That electronic digging takes more and more power as more and more people dig for that virtual gold. Sebastian Deetman calculated in that mining would require as much electricity by as the entire nation of Denmark currently consumes.
With an approximately year discovery cycle to mine all 21 million bitcoins, mining power demand will go up exponentially. So what to do if we care about the power of blockchain and cryptocurrency as well as protecting our climate and our environment? Well, one thing we can do is consider the potential for environmentally friendly power for mining. I conclude that it can be both very profitable and far better for the environment than some other options.
I first considered combining solar power with Bitcoin mining due to my work in solar power development and my recognition of how difficult it can be to obtain a power sales contract. There are many difficult aspects of solar power development, but obtaining the sales contract is now generally the most difficult part of the process, largely because there are so many market participants chasing too few contracts.
Mining Bitcoin is one way to obtain significant revenue — potentially far greater revenue than under normal power sales contracts to the grid — without needing any sales contract at all.
Bitcoin mining profitability is determined by the cost of electricity more than any other factor. So if solar power is cheaper than buying grid power, it can make sense to combine on-site solar power with mining operations. To date, I am not aware of any significant mining operations using low-cost solar power at scale.
But this resource is far more geographically limited than solar power, which can be and is being developed all around the world. The bottom line is that solar-powered Bitcoin mining operations can be highly profitable and enjoy payback times as short as a year or two. After that, Bitcoin revenue comes with almost zero ongoing costs for another 25 years or more for solar farms — though the mining machines will need to be upgraded periodically.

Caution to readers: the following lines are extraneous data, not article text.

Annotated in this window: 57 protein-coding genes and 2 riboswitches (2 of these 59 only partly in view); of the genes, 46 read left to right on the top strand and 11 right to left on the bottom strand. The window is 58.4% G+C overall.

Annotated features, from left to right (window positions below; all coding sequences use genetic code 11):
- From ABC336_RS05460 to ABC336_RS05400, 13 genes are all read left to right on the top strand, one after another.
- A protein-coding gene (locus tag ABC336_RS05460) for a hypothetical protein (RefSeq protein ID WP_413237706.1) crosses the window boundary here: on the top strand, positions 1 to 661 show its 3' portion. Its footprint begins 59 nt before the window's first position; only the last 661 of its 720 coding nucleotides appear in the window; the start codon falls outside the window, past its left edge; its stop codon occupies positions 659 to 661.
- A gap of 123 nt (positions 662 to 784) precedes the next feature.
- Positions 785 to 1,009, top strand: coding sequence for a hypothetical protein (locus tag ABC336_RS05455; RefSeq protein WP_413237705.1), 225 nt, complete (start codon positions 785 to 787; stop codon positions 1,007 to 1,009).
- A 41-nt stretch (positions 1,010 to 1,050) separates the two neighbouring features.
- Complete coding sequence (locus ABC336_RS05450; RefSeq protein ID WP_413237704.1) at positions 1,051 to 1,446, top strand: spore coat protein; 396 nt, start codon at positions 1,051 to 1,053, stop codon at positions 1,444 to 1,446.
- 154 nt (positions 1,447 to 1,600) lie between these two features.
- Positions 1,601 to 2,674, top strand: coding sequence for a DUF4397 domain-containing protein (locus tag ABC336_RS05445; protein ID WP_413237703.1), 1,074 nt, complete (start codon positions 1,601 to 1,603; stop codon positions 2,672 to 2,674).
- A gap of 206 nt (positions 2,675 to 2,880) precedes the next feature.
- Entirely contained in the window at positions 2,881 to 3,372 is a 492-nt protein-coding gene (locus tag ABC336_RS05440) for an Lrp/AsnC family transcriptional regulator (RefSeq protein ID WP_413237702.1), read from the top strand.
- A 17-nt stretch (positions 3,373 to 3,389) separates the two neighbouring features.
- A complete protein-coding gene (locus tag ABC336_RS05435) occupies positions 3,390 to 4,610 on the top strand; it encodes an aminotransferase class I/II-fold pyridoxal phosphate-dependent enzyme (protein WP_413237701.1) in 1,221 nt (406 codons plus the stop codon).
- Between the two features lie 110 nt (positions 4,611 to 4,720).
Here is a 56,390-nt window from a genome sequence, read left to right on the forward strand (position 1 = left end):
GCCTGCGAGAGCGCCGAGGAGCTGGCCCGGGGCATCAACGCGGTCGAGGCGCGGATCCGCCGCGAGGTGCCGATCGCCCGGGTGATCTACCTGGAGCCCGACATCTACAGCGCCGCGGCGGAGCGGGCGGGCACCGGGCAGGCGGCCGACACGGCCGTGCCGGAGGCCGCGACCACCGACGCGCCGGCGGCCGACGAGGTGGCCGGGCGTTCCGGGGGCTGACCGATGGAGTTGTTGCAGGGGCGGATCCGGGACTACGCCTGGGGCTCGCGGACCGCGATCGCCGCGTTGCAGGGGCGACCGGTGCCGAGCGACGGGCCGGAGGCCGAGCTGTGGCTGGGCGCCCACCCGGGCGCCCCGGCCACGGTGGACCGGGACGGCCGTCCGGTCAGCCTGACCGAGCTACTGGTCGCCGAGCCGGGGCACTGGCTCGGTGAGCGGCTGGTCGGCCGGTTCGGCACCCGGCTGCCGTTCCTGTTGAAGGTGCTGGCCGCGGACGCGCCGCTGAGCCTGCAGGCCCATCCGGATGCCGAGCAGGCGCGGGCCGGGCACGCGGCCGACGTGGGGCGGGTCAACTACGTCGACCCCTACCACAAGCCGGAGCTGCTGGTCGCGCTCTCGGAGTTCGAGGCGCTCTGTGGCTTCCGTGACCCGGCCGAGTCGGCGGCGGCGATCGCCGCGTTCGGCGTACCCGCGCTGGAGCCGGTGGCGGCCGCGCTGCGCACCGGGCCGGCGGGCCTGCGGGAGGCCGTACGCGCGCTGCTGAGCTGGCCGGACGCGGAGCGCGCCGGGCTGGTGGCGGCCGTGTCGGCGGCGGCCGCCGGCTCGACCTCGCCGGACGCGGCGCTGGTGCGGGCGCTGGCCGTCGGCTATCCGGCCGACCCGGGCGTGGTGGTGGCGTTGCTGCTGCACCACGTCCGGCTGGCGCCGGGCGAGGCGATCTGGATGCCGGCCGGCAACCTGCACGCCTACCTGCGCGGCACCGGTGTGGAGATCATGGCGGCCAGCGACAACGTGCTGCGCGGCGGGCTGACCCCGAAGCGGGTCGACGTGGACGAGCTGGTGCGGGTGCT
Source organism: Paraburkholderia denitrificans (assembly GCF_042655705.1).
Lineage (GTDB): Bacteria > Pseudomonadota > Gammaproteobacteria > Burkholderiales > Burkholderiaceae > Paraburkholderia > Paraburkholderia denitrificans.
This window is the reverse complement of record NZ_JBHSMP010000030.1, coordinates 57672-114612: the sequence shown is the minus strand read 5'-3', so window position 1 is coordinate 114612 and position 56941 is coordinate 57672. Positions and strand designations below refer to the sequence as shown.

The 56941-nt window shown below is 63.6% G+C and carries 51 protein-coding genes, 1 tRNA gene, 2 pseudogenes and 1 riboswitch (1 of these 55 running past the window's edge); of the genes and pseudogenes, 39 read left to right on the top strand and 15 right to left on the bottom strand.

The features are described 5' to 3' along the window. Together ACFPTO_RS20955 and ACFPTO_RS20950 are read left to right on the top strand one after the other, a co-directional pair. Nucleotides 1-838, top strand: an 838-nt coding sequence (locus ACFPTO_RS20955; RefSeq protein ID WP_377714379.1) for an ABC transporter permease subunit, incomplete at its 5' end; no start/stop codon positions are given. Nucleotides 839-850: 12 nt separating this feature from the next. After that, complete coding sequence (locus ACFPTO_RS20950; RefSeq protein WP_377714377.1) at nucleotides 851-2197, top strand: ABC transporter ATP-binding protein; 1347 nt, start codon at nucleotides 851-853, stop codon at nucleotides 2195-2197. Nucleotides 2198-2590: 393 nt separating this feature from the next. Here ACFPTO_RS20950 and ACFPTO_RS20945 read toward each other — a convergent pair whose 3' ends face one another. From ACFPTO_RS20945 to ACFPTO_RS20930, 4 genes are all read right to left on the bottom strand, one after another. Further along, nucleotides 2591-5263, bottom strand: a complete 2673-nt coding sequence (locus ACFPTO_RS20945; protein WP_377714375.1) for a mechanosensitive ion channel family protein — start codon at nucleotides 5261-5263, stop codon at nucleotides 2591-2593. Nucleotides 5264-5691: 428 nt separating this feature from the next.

There are also opportunities for obtaining very low-cost grid power, or even negatively-priced power, to increase the profitability of solar mining operations. If a large share of future mining operations use solar power, geothermal power, hydro power, biomass or wind power, the massive power demands of mining and their consequent environmental impacts could be largely mitigated.
But it’s far from the only one doing so
Low-cost and negative-priced grid power Some markets in the U. Under a negative-pricing scenario, the grid is receiving too much power and the grid operator must either temporarily shut down curtail some power plants or pay electric customers to take the excess power and avoid curtailment. Negative pricing can be caused by various factors, but it is increasingly due to renewable energy sources like solar and wind power.
California, for example, is seeing increasing durations of negative pricing during the day when solar production occurs. The figure below shows the daily grid electricity demand curve, with demand plummeting during the day when a large amount of solar power is produced from existing solar plants around the state.